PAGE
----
9. Goose Island Bourbon County Stout 11%
    There are beers in life where you just have to hold your hands up and say it's impeccably produced and a real one-off, which is this dark beauty from Goose Island all over. Rich, chocolatey with vanilla and charred oak overtones from the barrels it really does cry out to be poured into a brandy balloon and consumed in front of a roaring fire and a big, fat cigar. Incredibly hard to get hold of in the UK but I'll work on finding a supplier for you.
  10. Greene King's Crafty Old Hen 6.5%
    This is a really nice beer, although I still don't like to see good artisinal offerings in clear bottles, but I guess the hop isn't the star in this beer anyway and marketing departments have serious clout in bigger breweries, but anyway! It is a lovely beer, it's really very raisiny, with some tea-soaked prune depth to it as it's a blend of Old Spec and Old 5X - to create a very 'chewy' beer if that makes any sense as a tasting note at all! Major supermarkets.
  11. Harviestoun Ola Dubh 30-year-old 8%
    This is a big beer - based on a ramped up version of Old Engine Oil, which I already love, it's without a doubt one of the most interesting beers that's been produced in years. Coffee & liquorice dance with leather and smoke, with the merest hint of Scotch, on the tongue - it's delightful sipping liquor.
  12. BrewDog Punk IPA 6%
    This is undoubtedly one of my favourite beers, and one I think is set to establish itself in the annals of beer history as a classic. Brewed by the mad alchemists from Aberdeen this is a citrus, pine, tropical fruit with slight pine taste sensation, heavily influenced by the American approach to IPAs. It's not for wimps, but then none of the beers on this list are. Available from Utobeer, and Tesco nationwide.

Just in case I don't get time to post before the festivities begin, have a fantastic Christmas, everyone, and I hope Santa is kind.

Tuesday, 2 December 2008

It'll Be All-Bite on the Night!

Sorry for the terrible headline but I'm trying very hard to keep it together right now, I've got half a kitchen, tradesmen everywhere and more dust than half the Mojave desert! New central heating system, who knew what a palaver it would be?!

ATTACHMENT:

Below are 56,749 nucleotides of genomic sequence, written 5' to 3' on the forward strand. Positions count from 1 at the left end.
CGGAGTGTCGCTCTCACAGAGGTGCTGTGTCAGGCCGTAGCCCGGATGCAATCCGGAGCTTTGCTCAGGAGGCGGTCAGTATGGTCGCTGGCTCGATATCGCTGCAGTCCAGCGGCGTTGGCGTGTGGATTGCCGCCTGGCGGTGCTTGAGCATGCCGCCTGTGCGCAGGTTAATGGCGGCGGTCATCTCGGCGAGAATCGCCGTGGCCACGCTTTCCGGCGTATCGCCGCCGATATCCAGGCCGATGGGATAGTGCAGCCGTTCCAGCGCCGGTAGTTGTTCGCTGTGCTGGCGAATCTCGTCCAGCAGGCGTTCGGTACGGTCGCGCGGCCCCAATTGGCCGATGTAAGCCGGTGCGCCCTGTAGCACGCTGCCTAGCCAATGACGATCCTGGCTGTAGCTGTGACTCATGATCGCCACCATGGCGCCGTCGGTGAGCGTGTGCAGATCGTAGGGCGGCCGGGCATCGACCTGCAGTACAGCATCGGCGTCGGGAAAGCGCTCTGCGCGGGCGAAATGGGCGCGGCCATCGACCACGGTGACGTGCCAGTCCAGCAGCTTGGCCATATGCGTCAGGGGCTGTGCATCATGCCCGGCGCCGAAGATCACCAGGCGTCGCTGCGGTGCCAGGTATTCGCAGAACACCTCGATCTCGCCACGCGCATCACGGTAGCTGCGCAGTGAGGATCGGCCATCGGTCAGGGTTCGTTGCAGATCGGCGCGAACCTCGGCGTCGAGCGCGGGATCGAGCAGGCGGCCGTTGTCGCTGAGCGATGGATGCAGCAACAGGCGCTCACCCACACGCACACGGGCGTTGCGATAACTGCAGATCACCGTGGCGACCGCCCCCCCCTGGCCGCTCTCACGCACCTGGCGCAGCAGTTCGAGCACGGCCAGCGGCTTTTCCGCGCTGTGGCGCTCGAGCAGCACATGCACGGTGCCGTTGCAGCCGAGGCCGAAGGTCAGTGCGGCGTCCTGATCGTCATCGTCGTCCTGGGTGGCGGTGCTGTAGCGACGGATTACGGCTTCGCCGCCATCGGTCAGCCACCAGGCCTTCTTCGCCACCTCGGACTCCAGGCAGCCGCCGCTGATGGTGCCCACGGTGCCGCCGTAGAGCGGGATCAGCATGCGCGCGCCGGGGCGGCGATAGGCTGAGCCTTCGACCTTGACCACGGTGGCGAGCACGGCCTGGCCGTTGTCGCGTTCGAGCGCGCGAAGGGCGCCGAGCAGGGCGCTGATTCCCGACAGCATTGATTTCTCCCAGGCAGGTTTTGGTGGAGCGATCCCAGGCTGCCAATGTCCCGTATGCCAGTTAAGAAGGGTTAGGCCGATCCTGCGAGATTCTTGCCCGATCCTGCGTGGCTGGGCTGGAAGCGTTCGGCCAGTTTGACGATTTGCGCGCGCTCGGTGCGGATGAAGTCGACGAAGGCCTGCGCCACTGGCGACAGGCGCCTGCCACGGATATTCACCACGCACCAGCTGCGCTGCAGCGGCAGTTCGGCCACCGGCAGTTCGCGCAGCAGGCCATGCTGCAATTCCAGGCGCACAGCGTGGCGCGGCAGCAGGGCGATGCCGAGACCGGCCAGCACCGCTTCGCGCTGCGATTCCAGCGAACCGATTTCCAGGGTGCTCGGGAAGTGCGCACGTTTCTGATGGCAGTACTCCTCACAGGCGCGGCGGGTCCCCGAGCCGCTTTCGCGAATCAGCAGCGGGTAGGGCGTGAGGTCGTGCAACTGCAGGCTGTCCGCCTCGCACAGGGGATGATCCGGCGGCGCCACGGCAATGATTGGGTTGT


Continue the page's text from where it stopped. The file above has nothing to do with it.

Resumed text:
Anyway, that's not the point of this post, I promised more on the BrewDog tasting events and here it is...

They were awesome!

We were virtually sold out for both sessions and the lads rocked the house with their mix of wit and beery wisdom. Lucky punters got to taste 10 beers including a couple of particularly special recipes.

The penultimate beer in the tasting was the specially name Rake Raspberry Imperial Stout created from a 10% imperial stout aged in a Smokehead whisky cask with 25kgs of fresh raspberries and the finale was Zephyr - a 13% India Pale Ale (IPA) that has been in a grain whisky cask for 18 months with 30kgs of fresh strawberries - and if you want to try them I suggest you hurry down to the Rake because they are apparently both selling like hot cakes.

For my money the Zephyr is exquisite, the interplay of strawberries and strong, almost vinous, aged beer is incredible. There's a whole host of tropical fruit, coconut and lime on the nose, which is then added to with rich, warming white port-like flavours and a slight dry finish to stop it being too sickly sweet. But I can't wait to try the raspberry stout once it's had a chance to age a bit.

What was also really cool was to compare the keg and cask Punk IPA, the brewery's best-seller. It caused a lot of debate between the 10-or-so of us that were sampling it after the official tasting; I preferred the cask for its big fruity/bitter finish and others preferred the slightly less aggressive keg product - but we all agreed that whatever form it came in, it's a darn good beer.

It was also such a pleasure to finally meet Martin, having communicated with him so much over the last six months or so, and great to have a chance to catch up with James outside the pressure cooker environment of a trade show. Thanks also to Fraser whose mad rye bread slicing skills were a godsend!

But the best part for me was the eclectic mix of people who came to the tastings; from die-hard beer fans and familiar faces, to a father & son, two women barely in their 20s to a middle-aged couple who were clearly happily overwhelmed with the veritable array of flavours on offer.

This is what meet the brewer sessions should be all about - and we've got another one coming up in January, so watch this space.

This post is a write up on a tasting at lovebeer@borough, which I am a partner in.